• Teresa Lansing

Self-Care, Especially During Times of Self-Isolation


These are unusual times. All the top news stories of a couple months ago have been completely forgotten, erased from the media as if they never occurred, because of the pandemic we are all dealing with. Covid-19, a virus which may cause symptoms so insignificant that we aren’t even aware we are sick but which is a serious threat to health and life for those whose health is compromised by existing conditions or advanced age, and is proving to be very difficult to contain.


Governments of all levels, and medical experts, are urging us to stay home! New phrases such as social-distancing are becoming part of every conversation. Hoarding and price gouging have occurred. Borders, professional and amateur sports, businesses, schools, playgrounds, restaurants, and churches are shut down. Seniors’ homes and hospitals are denying visitors. Weddings, conventions, and social events of all types are cancelled. Gatherings of more than 10 people are banned. Never have we experienced such a thing!


How do we cope? Although relatively few have been stricken with the virus in our province, the strain is already taking its toll financially, emotionally, and socially! How we emerge on the other side of this crisis will depend, in large part, on how we react and connect with each other now. Our physical health is tied very closely to our emotional and mental health. Those of us who are extremely anxious right now because of financial strain, fear of disease, feelings of disconnect, or depression from the helplessness of the situation, are all adding the stress and sleeplessness to our lives that will only further compromise our immune systems.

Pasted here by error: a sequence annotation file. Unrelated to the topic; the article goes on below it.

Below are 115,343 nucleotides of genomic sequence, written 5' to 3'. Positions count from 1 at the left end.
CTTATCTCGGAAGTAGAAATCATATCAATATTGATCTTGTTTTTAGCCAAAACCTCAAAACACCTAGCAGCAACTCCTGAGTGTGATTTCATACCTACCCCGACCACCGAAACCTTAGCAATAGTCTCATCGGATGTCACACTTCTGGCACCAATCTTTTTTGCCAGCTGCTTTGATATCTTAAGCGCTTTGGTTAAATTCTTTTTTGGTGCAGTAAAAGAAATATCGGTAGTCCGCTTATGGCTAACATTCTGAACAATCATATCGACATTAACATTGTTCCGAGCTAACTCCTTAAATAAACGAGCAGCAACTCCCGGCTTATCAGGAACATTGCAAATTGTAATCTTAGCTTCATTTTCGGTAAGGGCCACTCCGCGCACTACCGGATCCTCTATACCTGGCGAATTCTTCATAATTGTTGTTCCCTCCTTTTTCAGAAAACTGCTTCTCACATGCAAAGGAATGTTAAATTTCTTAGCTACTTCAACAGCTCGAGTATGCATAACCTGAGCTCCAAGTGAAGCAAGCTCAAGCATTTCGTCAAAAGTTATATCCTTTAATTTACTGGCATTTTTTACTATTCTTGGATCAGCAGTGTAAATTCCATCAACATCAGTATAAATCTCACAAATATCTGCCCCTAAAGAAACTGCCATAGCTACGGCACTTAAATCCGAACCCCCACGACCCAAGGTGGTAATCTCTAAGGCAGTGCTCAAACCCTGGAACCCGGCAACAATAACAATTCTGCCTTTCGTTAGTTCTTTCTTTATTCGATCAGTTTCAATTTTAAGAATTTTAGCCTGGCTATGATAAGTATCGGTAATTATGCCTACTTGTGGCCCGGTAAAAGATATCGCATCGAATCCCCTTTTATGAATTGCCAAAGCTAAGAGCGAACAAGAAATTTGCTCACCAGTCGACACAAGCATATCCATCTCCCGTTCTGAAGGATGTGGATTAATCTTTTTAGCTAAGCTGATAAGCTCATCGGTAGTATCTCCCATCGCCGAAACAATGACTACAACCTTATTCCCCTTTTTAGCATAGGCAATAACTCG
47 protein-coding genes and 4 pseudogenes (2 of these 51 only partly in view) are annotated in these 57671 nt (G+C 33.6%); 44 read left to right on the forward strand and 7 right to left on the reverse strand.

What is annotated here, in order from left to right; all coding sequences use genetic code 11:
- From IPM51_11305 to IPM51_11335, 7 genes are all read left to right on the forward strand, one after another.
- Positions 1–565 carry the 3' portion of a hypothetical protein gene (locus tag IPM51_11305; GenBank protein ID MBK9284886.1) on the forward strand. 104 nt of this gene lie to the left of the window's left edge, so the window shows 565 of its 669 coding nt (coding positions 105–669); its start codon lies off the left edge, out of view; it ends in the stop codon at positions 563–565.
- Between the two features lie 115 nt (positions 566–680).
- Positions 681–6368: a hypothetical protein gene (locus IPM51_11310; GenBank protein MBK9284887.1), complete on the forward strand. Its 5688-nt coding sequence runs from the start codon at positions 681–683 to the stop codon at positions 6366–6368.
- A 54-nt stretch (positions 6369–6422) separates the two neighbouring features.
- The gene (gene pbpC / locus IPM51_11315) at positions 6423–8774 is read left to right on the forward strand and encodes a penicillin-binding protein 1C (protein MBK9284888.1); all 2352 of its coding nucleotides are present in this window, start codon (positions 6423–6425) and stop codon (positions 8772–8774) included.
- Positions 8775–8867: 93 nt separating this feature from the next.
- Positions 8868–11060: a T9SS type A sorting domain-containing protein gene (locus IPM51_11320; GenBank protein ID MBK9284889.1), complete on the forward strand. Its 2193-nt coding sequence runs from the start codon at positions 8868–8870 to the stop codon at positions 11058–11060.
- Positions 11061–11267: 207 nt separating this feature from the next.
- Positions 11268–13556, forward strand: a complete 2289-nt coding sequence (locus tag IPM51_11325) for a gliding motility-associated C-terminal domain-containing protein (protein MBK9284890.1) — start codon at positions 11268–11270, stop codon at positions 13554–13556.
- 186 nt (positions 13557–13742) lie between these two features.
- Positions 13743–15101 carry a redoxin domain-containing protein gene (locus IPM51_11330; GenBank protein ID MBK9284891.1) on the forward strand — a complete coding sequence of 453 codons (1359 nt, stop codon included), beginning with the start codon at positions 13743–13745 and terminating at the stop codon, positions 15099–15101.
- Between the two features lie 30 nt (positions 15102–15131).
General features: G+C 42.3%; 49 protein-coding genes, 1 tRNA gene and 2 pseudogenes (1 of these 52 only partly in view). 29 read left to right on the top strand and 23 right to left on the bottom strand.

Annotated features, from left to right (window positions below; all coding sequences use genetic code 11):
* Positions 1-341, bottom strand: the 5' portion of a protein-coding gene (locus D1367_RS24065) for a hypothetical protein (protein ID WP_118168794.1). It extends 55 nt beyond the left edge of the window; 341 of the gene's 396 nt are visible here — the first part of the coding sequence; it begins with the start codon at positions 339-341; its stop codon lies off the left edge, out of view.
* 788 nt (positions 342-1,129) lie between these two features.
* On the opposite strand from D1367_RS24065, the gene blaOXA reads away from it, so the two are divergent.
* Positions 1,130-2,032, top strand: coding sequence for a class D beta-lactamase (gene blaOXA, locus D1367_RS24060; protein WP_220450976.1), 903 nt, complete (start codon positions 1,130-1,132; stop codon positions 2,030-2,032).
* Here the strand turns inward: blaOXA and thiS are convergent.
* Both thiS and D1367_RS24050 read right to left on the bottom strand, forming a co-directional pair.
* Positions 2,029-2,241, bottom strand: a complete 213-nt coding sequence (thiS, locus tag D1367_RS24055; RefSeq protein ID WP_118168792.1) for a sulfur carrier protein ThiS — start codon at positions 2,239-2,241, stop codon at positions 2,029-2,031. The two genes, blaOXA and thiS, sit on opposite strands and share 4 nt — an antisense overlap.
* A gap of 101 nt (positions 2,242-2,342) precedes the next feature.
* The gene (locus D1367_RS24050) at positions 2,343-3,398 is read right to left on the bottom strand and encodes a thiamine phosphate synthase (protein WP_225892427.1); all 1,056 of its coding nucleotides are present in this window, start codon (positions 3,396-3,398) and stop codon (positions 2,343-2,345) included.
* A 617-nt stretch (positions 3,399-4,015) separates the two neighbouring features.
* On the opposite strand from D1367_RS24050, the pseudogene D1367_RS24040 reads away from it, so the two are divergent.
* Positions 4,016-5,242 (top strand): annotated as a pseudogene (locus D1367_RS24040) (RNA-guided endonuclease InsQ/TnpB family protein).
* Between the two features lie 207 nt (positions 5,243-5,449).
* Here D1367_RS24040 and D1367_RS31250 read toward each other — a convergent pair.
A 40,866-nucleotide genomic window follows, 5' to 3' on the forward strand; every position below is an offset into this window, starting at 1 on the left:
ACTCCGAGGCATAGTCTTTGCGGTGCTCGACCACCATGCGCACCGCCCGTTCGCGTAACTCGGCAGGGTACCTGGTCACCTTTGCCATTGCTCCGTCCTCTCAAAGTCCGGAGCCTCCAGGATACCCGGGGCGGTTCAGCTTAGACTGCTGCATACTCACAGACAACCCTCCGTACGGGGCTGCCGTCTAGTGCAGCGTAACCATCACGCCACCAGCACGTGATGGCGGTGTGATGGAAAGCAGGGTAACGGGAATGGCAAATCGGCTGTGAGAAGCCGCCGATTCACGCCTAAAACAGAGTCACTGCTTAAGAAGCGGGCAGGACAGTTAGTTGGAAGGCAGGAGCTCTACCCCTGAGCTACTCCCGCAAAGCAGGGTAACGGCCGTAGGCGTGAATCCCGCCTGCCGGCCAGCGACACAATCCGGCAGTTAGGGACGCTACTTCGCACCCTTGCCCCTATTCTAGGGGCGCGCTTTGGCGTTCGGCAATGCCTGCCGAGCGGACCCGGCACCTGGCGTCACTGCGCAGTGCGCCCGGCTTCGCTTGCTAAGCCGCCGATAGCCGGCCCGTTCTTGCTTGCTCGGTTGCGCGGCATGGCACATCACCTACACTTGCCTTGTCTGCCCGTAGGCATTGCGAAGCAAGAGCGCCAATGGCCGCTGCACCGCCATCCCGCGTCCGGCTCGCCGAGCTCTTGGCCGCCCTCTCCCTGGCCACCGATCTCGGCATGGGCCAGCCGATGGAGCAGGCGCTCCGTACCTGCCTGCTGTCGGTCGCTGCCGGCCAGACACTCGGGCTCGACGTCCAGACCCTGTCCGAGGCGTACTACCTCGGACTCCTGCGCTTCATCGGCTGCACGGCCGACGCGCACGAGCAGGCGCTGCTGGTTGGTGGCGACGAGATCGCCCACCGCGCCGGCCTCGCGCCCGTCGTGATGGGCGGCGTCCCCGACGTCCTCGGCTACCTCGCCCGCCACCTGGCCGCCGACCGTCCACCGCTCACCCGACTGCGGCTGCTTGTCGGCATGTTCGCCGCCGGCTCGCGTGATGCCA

As a semi-retired, empty-nester, introvert, most of my impressions about our present coping skills are the result of observation rather than experience but a few tactics stand out as positive actions to bring us through as undamaged as possible. Those who keep themselves on a regular schedule, or at least a loosely-organized routine, seem to remain more positive – perhaps because they are physically and mentally occupied. I have heard and experienced for years that children crave structure and stability but I believe it applies to all of us. A few days of “vacation” might be fun but long-term we all feel better when our days hold purpose and accomplishment! Social connection is still available to those with technology so reach out to your friends, neighbours, and senior relatives. A phone call may be the only contact some of them have to the outside world, so your call could be just what they need to lift their spirits! On the flip side, if you are part of a family, you may want to make time for everyone to have a few minutes of solitude each day. An hour of silence watching a movie, reading a book or working on a personal project may help maintain sanity if all this unaccustomed “family time” is getting to be a little much. 😊


Pandemic or not, our physical health is measured by the strength of our immune system so once we have done what we can for our emotional and mental health through social connection and structure, the old rules for health still stand: